Last week, it rained.
This allowed us to traipse off and do other stuff besides watering the jardin (see yesterday's post) and has made a major difference to the way our crops have developed. No matter how much you water, 10 minutes of rain is always more effective. And easier, if you're having to cart water up from a stream.
I was bemoaning the fact the other day that even though I sowed a second batch of beetroot, chard and carrots in the garden, nothing had happened. At the same time I had put some seeds into pots, and most of them had sprouted within days.
Well - now we are all lined up for a glut of beet, because a week after the plants in pots germinated the seeds in the garden have sprouted - every single one of them. Even allowing for losses we are lined up for hundreds of beetroot and chard plants. But still no carrots (although I am semi expecting that today when we check the jardin they too will have come through).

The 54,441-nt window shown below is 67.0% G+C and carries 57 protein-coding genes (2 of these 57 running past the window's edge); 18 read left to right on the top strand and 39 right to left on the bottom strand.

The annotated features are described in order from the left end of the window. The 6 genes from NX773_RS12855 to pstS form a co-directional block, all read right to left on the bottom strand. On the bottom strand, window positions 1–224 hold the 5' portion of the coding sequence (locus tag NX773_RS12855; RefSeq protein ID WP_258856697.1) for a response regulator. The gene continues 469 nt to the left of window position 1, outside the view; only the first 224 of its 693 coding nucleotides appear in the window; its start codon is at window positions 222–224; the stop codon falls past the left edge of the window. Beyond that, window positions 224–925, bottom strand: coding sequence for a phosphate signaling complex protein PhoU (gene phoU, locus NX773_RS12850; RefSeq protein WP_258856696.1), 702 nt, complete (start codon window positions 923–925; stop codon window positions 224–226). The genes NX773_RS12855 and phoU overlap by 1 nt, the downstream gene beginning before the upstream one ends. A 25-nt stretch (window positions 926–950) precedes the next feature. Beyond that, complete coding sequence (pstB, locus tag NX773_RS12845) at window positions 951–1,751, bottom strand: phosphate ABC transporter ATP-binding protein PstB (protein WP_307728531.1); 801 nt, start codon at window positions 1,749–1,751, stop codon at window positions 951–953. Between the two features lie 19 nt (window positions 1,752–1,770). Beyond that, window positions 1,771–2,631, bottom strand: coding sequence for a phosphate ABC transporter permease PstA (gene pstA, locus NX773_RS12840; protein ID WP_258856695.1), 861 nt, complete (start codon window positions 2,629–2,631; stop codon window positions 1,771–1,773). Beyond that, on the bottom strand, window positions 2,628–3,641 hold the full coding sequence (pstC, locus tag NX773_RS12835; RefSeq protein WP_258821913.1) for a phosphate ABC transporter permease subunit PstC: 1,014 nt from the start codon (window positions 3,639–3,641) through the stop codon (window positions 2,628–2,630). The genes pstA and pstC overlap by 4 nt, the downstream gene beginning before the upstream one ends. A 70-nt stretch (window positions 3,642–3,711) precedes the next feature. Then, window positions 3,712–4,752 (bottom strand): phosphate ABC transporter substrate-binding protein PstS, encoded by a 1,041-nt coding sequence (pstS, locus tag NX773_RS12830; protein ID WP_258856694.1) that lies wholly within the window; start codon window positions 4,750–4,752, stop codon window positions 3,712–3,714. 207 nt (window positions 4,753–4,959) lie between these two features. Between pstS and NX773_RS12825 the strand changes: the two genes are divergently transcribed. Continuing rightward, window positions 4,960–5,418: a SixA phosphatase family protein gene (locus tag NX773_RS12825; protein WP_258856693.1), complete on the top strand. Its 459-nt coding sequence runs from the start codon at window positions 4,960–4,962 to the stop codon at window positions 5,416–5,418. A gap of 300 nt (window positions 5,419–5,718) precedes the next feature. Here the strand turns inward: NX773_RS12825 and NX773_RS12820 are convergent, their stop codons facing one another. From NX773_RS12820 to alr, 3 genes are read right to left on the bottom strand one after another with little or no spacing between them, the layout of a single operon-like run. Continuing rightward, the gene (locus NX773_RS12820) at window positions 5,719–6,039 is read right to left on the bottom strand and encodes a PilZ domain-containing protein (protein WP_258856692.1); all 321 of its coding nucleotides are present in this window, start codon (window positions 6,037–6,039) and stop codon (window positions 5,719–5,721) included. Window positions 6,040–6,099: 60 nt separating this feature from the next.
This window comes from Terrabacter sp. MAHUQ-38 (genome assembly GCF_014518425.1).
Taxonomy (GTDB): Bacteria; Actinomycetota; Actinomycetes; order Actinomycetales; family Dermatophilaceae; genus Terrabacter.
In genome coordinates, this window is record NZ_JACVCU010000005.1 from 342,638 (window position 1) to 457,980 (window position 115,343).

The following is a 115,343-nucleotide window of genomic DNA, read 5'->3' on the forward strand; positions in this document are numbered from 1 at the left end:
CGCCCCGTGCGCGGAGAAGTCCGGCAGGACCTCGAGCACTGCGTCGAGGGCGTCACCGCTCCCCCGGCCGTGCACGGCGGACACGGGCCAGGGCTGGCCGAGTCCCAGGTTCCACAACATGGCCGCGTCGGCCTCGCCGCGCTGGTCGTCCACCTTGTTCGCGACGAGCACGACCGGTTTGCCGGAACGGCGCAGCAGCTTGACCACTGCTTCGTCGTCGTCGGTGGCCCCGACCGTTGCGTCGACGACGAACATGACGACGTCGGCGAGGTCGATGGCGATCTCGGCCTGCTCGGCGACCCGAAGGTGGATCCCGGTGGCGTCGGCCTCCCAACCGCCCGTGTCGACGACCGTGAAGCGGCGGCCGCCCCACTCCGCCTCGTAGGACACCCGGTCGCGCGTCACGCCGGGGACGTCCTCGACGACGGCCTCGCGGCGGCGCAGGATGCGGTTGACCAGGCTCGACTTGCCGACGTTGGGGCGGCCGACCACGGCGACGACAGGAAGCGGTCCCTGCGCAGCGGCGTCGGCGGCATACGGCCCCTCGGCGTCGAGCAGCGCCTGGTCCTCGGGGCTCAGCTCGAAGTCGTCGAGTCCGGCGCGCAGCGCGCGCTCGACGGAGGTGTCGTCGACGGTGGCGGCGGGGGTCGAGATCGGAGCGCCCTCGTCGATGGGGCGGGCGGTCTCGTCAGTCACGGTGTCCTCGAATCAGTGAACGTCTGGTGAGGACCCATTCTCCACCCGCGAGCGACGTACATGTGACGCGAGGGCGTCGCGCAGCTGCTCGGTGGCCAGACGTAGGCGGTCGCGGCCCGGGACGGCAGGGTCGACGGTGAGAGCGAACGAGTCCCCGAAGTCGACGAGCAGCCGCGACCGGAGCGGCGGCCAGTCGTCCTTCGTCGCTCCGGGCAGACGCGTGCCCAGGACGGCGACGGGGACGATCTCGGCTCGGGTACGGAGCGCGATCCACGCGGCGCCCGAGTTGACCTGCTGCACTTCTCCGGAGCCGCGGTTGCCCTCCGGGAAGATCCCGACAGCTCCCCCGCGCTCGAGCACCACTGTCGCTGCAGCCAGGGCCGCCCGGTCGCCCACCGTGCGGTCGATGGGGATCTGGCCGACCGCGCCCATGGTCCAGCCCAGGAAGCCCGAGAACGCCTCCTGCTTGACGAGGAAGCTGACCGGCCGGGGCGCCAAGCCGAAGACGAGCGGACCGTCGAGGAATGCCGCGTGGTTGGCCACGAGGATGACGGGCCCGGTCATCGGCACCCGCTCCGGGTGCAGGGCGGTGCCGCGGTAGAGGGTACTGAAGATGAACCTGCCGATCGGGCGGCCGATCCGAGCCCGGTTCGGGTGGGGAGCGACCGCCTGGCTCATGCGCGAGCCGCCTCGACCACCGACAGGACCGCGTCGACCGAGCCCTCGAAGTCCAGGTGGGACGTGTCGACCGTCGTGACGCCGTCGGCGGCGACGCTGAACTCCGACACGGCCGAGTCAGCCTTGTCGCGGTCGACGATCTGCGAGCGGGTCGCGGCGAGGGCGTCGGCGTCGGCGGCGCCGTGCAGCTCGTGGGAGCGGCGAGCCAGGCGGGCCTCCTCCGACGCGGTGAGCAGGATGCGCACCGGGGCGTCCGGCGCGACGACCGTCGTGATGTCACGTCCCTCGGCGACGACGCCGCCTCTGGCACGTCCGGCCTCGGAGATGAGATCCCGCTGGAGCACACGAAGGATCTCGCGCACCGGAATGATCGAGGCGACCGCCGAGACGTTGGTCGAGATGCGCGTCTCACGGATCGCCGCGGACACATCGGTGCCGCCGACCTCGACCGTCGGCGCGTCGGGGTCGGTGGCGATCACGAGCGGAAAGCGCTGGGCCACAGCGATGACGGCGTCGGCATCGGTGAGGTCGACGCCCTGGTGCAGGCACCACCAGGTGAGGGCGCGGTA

Martine and Christian gave us
The rain has also made a major difference to the orchard, too. Large cracks in the ground had been opening up around the trees, the kind of thing I thought we had left behind us when we left Queensland and perpetual drought, so it was rather nice to see the cracks closing and the return of the rain.
We also had the orchard mowed just before (and during the start of) the rain. We have decided not to buy a ride on mower, but to pay Alex to mow for us. It only takes a couple of hours 3 times a year on a lawn tractor, but buying a mower capable of doing the job (and capable of keeping on doing the job for year after year) would be uneconomical.
This is sort of a disappointment to me. I was looking forwards to have my own tractor and playing at famers, but with only half an acre to mow it doesn't make sense. We will be buying a push mower though, so that will be a chance for me to find out if mowing lawns really is the hateful, hot and hard work I remember it being from my childhood.